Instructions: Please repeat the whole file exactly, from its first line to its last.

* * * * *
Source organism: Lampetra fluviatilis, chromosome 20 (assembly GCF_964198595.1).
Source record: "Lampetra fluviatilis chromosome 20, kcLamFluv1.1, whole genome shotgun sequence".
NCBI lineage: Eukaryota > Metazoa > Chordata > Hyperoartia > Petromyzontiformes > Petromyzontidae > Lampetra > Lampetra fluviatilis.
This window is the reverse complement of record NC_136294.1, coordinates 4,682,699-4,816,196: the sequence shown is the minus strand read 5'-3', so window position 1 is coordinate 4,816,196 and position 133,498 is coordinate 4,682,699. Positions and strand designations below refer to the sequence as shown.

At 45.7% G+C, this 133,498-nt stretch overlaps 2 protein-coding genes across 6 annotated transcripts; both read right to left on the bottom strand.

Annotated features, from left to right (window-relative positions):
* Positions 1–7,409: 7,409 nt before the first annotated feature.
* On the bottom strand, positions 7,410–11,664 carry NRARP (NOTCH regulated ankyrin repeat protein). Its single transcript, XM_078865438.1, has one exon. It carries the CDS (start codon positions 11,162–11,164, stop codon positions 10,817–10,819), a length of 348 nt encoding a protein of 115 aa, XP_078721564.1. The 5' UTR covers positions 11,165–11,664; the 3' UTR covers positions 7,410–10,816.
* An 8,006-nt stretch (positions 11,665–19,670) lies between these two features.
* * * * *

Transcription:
Source organism: Lampetra fluviatilis, chromosome 20 (assembly GCF_964198595.1).
Source record: "Lampetra fluviatilis chromosome 20, kcLamFluv1.1, whole genome shotgun sequence".
NCBI lineage: Eukaryota > Metazoa > Chordata > Hyperoartia > Petromyzontiformes > Petromyzontidae > Lampetra > Lampetra fluviatilis.
This window is the reverse complement of record NC_136294.1, coordinates 4,682,699-4,816,196: the sequence shown is the minus strand read 5'-3', so window position 1 is coordinate 4,816,196 and position 133,498 is coordinate 4,682,699. Positions and strand designations below refer to the sequence as shown.

At 45.7% G+C, this 133,498-nt stretch overlaps 2 protein-coding genes across 6 annotated transcripts; both read right to left on the bottom strand.

Annotated features, from left to right (window-relative positions):
* Positions 1–7,409: 7,409 nt before the first annotated feature.
* On the bottom strand, positions 7,410–11,664 carry NRARP (NOTCH regulated ankyrin repeat protein). Its single transcript, XM_078865438.1, has one exon. It carries the CDS (start codon positions 11,162–11,164, stop codon positions 10,817–10,819), a length of 348 nt encoding a protein of 115 aa, XP_078721564.1. The 5' UTR covers positions 11,165–11,664; the 3' UTR covers positions 7,410–10,816.
* An 8,006-nt stretch (positions 11,665–19,670) lies between these two features.